Implementation of the Newly Approved Overtime Rule Has Been Delayed Due to an Injunction from a Federal Judge
Newly passed regulations to expand overtime eligibility to 4 million employees were not put into action on December 1, 2016, as planned. A federal judge delayed the implementation by the Department of Labor (DOL) only ten days before they were supposed to go into effect. What does it mean with the new overtime pay rules delayed?
The new rules mean a dramatic increase in the number employees who would be eligible for overtime pay because the salary max has been raised from $24,000 to $47,476. That means employees who were previously exempt from being paid overtime because they made more than $455 per week will now be able to earn time and a half when they work over 40 hours per week. However, now with the federal judge’s injunction, it is unknown when the law with take effect.
Important Details that Employees Need to Know about Overtime
Employees may not know their rights related to overtime pay. The rules are specific, and there are three different indicators that must be met to make an employee eligible for overtime. This area of law is complicated, and employees may not know what is involved in the process.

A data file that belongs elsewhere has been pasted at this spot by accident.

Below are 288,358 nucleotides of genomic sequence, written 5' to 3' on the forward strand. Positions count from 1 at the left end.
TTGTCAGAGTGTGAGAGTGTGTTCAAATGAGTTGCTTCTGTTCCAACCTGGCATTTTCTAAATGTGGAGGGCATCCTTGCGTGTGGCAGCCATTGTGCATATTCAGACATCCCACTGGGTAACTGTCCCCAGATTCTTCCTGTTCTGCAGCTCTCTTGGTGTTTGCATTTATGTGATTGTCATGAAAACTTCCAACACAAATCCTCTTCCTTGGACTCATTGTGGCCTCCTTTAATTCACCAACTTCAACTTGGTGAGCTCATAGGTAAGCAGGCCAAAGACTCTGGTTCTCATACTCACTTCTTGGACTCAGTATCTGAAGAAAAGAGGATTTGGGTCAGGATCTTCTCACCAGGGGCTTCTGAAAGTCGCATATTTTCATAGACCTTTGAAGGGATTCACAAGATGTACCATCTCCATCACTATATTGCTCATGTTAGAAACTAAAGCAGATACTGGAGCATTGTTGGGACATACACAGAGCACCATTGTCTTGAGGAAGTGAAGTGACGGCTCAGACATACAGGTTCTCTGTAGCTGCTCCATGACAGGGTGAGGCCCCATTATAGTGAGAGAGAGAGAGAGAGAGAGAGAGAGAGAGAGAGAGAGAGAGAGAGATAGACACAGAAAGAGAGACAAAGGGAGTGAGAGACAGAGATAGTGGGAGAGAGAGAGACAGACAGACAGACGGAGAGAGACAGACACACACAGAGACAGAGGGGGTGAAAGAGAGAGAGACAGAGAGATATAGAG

Salaried employees may be eligible for overtime. Many employees believe that if they are salaried, they are automatically ineligible for overtime pay. That is not always the case; you may be considered exempt when you are eligible. Many employees and employers are unclear about the overtime pay laws.
Misclassifications happen and can be corrected. If you have been misclassified, or if you think you are eligible you may have a legal claim.
Even with the current laws, there may be employees not being paid overtime who have the right to the additional pay.
You may be eligible for back pay for overtime hours worked in the past
Even if the overtime hours worked were not in the current year, employees may be able to get the extra income they deserve. Your attorney may be able to recoup overtime pay you should have received from as many as six years ago.
If an employer knowingly misclassifies an employee or doesn’t pay overtime to eligible employees, those are considered violations of the Fair Labor Standards Act and the employer may be required to pay back wages and the employee’s legal fees.
Contact a Wage and Hour Attorney for Help
If you believe that you are owed back overtime wages, contact Mynor E. Rodriguez for help. He can help you understand if you are eligible for overtime and help you fight for your back wages.